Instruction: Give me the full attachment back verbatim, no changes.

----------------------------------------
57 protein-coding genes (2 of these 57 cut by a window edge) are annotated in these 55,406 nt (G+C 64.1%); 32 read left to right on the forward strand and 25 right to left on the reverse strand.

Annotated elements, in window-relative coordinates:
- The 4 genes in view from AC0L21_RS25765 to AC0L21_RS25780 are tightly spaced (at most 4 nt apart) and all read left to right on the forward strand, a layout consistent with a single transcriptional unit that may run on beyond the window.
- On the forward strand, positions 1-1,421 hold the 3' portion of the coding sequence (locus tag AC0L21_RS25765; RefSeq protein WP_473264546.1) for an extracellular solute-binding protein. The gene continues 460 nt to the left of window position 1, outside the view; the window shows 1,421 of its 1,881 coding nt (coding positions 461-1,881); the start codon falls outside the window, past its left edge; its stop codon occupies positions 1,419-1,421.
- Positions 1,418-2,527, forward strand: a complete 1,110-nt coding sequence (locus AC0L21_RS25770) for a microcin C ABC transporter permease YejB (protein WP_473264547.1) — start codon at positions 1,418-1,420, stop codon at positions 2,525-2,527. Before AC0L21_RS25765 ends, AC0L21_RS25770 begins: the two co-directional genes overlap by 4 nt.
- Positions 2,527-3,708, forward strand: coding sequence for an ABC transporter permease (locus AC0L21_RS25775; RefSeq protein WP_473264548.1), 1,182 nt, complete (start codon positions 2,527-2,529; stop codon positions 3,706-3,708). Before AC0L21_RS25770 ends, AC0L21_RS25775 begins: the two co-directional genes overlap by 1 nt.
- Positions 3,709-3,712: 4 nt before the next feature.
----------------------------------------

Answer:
57 protein-coding genes (2 of these 57 cut by a window edge) are annotated in these 55,406 nt (G+C 64.1%); 32 read left to right on the forward strand and 25 right to left on the reverse strand.

Annotated elements, in window-relative coordinates:
- The 4 genes in view from AC0L21_RS25765 to AC0L21_RS25780 are tightly spaced (at most 4 nt apart) and all read left to right on the forward strand, a layout consistent with a single transcriptional unit that may run on beyond the window.
- On the forward strand, positions 1-1,421 hold the 3' portion of the coding sequence (locus tag AC0L21_RS25765; RefSeq protein WP_473264546.1) for an extracellular solute-binding protein. The gene continues 460 nt to the left of window position 1, outside the view; the window shows 1,421 of its 1,881 coding nt (coding positions 461-1,881); the start codon falls outside the window, past its left edge; its stop codon occupies positions 1,419-1,421.
- Positions 1,418-2,527, forward strand: a complete 1,110-nt coding sequence (locus AC0L21_RS25770) for a microcin C ABC transporter permease YejB (protein WP_473264547.1) — start codon at positions 1,418-1,420, stop codon at positions 2,525-2,527. Before AC0L21_RS25765 ends, AC0L21_RS25770 begins: the two co-directional genes overlap by 4 nt.
- Positions 2,527-3,708, forward strand: coding sequence for an ABC transporter permease (locus AC0L21_RS25775; RefSeq protein WP_473264548.1), 1,182 nt, complete (start codon positions 2,527-2,529; stop codon positions 3,706-3,708). Before AC0L21_RS25770 ends, AC0L21_RS25775 begins: the two co-directional genes overlap by 1 nt.
- Positions 3,709-3,712: 4 nt before the next feature.